Mankindness by Christina Davis

Because he, because she,
in so far as
she (in so far as he) exists
is on the way
to battle.
Not what is your name,
but what
the battle?
“Each one of us has come
here and changed” —
is the battle. Born
a loved one,
borne a loved one.
My father fought in this war, thus I can speak of it.
My mother fought in this, thus I can speak.
My friends, my lovers have fought, have worn
(like the tree) their several directions at once. And I,
in so far as I
               can say “I”
have fought to be related to these —
we strive and strain
but also try to ripen the entity
of the Other.
We kiss on lips, where the tenses attach.
We enter the conundrum
of another’s becoming.
We look for someone who can raise us
up again to feet, or near to standing.
We tend in our terrors to forget (we
do not store them) felicities.
I try each day to stay near beings,
mornings when I am most
mild. And may I nothing harm,
in case it is them.

Advertisement for the Mountain by Christina Davis

Advertisement for the Mountain

Christina Davis

There are two versions of every life.

In the first one, you get a mother, a father,
your very own room,
a dandelion’s-worth of chances.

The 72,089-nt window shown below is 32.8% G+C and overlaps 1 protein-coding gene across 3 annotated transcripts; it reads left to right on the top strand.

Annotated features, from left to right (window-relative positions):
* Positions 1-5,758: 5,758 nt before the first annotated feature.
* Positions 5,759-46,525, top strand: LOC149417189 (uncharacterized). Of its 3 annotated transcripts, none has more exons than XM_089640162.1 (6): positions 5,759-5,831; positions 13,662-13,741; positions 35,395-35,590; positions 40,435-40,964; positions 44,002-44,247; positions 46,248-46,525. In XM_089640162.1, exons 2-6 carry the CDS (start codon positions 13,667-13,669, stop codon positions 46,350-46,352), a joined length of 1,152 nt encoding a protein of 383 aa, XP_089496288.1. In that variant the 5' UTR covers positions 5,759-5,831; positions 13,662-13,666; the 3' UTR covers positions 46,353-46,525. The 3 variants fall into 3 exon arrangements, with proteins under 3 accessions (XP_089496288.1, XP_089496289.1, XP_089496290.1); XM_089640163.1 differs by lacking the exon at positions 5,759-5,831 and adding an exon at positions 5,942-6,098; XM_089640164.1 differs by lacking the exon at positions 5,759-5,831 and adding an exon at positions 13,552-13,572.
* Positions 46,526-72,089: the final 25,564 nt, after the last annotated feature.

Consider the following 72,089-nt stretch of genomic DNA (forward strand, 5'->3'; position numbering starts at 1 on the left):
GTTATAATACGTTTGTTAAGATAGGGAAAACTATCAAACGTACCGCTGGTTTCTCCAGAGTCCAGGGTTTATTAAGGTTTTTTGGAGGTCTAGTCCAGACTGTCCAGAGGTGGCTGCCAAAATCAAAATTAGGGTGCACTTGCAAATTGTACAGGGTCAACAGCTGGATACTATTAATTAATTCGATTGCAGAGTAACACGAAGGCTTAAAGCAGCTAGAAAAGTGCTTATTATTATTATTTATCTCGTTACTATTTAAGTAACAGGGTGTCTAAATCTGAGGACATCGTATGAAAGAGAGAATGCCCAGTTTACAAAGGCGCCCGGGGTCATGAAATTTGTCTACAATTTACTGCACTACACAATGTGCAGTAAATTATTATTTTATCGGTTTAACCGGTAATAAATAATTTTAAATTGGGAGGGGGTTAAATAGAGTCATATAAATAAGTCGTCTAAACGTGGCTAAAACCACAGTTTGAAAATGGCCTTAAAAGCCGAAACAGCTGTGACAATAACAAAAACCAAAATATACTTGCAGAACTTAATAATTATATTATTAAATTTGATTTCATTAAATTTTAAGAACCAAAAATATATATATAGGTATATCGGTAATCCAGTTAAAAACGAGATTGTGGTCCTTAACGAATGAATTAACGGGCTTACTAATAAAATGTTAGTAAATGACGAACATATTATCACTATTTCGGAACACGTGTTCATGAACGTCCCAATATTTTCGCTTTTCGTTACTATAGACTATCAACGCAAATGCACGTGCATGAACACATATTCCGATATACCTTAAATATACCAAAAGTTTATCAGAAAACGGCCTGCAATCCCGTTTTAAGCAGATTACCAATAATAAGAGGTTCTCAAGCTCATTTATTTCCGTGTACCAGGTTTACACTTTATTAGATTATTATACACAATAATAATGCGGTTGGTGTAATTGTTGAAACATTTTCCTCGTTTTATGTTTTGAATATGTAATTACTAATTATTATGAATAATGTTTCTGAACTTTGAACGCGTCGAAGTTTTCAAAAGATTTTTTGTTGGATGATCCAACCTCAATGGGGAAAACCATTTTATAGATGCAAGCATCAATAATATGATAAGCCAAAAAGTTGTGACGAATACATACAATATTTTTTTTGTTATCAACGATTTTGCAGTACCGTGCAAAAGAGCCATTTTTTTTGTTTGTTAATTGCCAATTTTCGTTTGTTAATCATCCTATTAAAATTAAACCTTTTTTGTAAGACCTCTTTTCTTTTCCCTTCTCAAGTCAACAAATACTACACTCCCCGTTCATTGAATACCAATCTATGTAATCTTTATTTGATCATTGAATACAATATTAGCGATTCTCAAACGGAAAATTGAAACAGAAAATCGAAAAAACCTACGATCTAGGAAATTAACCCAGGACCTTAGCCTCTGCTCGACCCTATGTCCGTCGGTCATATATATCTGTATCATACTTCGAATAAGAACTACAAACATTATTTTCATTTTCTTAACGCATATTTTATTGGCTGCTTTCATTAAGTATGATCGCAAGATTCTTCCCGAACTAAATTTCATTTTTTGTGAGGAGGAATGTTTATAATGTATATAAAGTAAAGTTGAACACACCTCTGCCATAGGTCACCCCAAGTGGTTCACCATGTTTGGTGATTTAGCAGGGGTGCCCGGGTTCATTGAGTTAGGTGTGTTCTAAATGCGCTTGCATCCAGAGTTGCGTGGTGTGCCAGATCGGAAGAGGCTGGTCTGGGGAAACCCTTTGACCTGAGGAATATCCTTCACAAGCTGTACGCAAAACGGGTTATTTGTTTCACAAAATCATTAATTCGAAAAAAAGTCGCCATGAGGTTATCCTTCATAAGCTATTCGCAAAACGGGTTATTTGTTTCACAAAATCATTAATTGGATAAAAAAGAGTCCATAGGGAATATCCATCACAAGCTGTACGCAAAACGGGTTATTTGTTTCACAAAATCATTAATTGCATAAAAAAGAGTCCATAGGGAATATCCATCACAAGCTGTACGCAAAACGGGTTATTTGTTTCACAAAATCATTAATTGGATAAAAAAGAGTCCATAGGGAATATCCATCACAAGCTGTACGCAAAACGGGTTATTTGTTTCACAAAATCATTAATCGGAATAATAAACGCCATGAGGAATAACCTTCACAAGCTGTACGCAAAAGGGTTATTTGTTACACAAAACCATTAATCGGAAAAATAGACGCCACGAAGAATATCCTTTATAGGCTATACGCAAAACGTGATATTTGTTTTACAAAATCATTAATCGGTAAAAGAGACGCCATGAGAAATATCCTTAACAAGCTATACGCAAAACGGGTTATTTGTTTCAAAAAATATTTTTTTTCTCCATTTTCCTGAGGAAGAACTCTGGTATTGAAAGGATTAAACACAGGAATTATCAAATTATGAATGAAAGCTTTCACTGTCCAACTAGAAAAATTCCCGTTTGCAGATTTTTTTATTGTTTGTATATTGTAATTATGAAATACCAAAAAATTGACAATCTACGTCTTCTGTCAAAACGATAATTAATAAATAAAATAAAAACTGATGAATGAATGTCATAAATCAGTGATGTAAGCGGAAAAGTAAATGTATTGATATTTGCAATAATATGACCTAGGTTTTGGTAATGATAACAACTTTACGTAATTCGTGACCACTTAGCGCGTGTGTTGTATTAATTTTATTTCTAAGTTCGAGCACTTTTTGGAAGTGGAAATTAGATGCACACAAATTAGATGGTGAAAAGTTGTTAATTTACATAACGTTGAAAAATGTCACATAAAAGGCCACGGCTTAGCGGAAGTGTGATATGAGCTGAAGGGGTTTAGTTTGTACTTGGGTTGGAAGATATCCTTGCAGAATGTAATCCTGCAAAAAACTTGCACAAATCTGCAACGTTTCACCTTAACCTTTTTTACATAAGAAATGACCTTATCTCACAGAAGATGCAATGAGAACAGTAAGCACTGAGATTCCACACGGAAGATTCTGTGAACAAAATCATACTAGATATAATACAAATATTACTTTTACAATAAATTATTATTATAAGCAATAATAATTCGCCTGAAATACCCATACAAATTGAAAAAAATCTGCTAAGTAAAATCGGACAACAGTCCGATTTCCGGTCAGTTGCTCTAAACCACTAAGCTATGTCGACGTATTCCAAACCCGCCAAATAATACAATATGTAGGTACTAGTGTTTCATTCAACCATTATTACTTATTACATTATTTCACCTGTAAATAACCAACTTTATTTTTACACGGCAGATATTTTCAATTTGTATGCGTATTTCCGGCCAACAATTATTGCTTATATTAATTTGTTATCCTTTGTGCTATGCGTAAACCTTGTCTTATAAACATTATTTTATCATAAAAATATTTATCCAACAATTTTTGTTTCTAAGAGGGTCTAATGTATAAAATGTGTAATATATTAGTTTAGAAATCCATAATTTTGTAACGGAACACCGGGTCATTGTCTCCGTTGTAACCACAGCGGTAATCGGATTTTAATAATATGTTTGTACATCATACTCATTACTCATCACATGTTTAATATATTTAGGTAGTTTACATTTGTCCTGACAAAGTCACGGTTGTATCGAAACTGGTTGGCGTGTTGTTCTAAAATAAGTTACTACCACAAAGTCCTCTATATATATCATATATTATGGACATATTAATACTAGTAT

You learn to walk, which is only done by walking.
You learn the past tense of have, which is hunger.

You learn to ask almost anything
is to ask it to be over,
as when the lover asks the other

“Are you sleeping?  Are you beginning
to go away?”

(And whether or not you learn it, life does not penetrate
more than five miles above the earth
or reach more than three miles beneath the sea.

Life is eight miles long.

You could walk it, and be there before sundown.
Or swim it, or fall it, or crawl it.)

The second is told from the point
of view of the sky.

The Sadness of the Lingua Franca by Christina Davis

The Sadness of the Lingua Franca

In Bird, I speak brokenly. Hiss and flail and never learn.

And the swan will never mouth

the noun for bread,

the declensions of crumb. Though i could stop

its migration with a crumb.

After English, we never do get to be strangers again.

The language is famous and followed,

it has no loneliness left.

It has made it to the moon. It has got god

to speak it. It will get

to everything first, if it can.

But not the swan, pale as a page

I will never have written.